layer of properties reported to be in NAMA. The project also included a series of participatory guided

tour of NAMAland with talks and performances.

24hour Social (2016) 

Three Channel Generative Video installation. Installation view in MSH Nord Paris 2016.


24 hour Social takes a full day of data from the social media platform Vine. This data in the form of user generated video content and its associated metadata. A custom algorithm plays the videos at the

exact time of their creation on two channels with the third channel displaying the metadata associated with each video.


24h Social shows 86,400 Vines in a 24 hour period, one for every second of the day , or a fifth of the total daily tweeted output. Each video is algorithmically synced to play at the time of its original creation and once played remains on-screen to be over-layered by subsequent videos building up a rich, multi-layered and kinetic screen reflecting the complexity and always-on nature of Vine's torrent of video data. 24h Social approaches Vine as a social media service where the creative expressions of its users are performances in data. It seeks to critique and unravel the entanglements of a platform that affords genuine creative and innovative expressions which are then commodified as a dataproduct.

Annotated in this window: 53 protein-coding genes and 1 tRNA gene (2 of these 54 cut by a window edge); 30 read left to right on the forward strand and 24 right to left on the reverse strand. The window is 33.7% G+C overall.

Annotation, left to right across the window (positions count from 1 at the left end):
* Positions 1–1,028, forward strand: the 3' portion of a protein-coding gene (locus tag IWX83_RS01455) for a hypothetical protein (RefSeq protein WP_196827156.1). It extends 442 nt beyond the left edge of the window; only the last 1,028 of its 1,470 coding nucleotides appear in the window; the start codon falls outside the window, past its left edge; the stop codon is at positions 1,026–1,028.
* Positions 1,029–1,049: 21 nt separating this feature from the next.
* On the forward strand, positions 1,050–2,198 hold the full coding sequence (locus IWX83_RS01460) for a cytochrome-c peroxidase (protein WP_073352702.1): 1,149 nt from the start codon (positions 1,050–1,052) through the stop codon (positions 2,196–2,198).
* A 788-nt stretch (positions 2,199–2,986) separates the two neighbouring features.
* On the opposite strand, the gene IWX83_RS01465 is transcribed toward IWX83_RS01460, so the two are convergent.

This is achieved through capturing a day of this data and re- commodifying it as an artwork, an act which knowingly appropriates the creativity of the platform's users.


24h Social seeks to reflect on this central dilemma of our networked society; the desire to engage with ubiquitous networked platforms that facilitate creativity and sociality in a myriad ways whilst seeking to

mitigate their codification of the everyday as so much data to be mined and manipulated.


WalkSpace Venice-Beirut (2011) was a participatory performative action commissioned for the Lebanese Pavilion at the 54th Venice Biennale of Art. The project enacted a contemporary derive following the

Situationist International method with two groups of walkers, one in Beirut and the other in Venice guiding each other with live streaming video in the experimental psychogeographic method.

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Walking West (2014) Performance with satellite photograph


Walking West was a durational walking art performance that took place along the 26.2 miles of Denver's Colfax Avenue, the longest continuous street in the United States on April 11 2014.